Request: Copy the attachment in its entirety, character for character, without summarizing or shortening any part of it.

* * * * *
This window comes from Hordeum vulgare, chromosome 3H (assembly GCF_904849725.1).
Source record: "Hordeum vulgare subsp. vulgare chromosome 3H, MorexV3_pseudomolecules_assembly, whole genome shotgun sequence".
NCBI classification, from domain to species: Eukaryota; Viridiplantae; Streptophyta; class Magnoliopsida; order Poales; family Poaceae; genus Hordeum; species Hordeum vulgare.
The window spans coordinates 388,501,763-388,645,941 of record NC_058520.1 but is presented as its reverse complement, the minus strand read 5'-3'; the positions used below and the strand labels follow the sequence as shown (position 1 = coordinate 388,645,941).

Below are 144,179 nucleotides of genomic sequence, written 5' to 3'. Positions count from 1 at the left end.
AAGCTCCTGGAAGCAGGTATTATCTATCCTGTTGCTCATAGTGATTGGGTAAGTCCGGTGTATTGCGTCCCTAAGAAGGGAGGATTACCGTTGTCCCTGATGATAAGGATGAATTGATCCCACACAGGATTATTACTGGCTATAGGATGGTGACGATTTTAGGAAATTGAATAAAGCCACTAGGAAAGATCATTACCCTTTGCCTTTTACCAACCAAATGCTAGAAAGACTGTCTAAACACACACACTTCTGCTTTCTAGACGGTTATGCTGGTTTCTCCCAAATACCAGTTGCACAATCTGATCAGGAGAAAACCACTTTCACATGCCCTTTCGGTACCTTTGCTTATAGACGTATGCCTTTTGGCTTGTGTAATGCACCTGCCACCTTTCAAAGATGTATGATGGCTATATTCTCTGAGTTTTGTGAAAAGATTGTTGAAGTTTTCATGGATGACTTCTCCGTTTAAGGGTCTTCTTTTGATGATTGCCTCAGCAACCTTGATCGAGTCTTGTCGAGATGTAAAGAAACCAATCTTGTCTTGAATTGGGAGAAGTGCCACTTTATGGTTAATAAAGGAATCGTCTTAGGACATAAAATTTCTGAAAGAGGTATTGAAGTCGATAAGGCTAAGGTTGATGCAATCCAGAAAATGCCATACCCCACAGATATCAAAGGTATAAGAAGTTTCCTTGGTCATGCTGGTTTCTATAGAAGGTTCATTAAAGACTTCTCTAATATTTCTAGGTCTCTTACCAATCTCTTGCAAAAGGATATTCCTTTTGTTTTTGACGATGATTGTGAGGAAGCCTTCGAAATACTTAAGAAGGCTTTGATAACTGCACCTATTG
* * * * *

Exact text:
This window comes from Hordeum vulgare, chromosome 3H (assembly GCF_904849725.1).
Source record: "Hordeum vulgare subsp. vulgare chromosome 3H, MorexV3_pseudomolecules_assembly, whole genome shotgun sequence".
NCBI classification, from domain to species: Eukaryota; Viridiplantae; Streptophyta; class Magnoliopsida; order Poales; family Poaceae; genus Hordeum; species Hordeum vulgare.
The window spans coordinates 388,501,763-388,645,941 of record NC_058520.1 but is presented as its reverse complement, the minus strand read 5'-3'; the positions used below and the strand labels follow the sequence as shown (position 1 = coordinate 388,645,941).

Below are 144,179 nucleotides of genomic sequence, written 5' to 3'. Positions count from 1 at the left end.
AAGCTCCTGGAAGCAGGTATTATCTATCCTGTTGCTCATAGTGATTGGGTAAGTCCGGTGTATTGCGTCCCTAAGAAGGGAGGATTACCGTTGTCCCTGATGATAAGGATGAATTGATCCCACACAGGATTATTACTGGCTATAGGATGGTGACGATTTTAGGAAATTGAATAAAGCCACTAGGAAAGATCATTACCCTTTGCCTTTTACCAACCAAATGCTAGAAAGACTGTCTAAACACACACACTTCTGCTTTCTAGACGGTTATGCTGGTTTCTCCCAAATACCAGTTGCACAATCTGATCAGGAGAAAACCACTTTCACATGCCCTTTCGGTACCTTTGCTTATAGACGTATGCCTTTTGGCTTGTGTAATGCACCTGCCACCTTTCAAAGATGTATGATGGCTATATTCTCTGAGTTTTGTGAAAAGATTGTTGAAGTTTTCATGGATGACTTCTCCGTTTAAGGGTCTTCTTTTGATGATTGCCTCAGCAACCTTGATCGAGTCTTGTCGAGATGTAAAGAAACCAATCTTGTCTTGAATTGGGAGAAGTGCCACTTTATGGTTAATAAAGGAATCGTCTTAGGACATAAAATTTCTGAAAGAGGTATTGAAGTCGATAAGGCTAAGGTTGATGCAATCCAGAAAATGCCATACCCCACAGATATCAAAGGTATAAGAAGTTTCCTTGGTCATGCTGGTTTCTATAGAAGGTTCATTAAAGACTTCTCTAATATTTCTAGGTCTCTTACCAATCTCTTGCAAAAGGATATTCCTTTTGTTTTTGACGATGATTGTGAGGAAGCCTTCGAAATACTTAAGAAGGCTTTGATAACTGCACCTATTG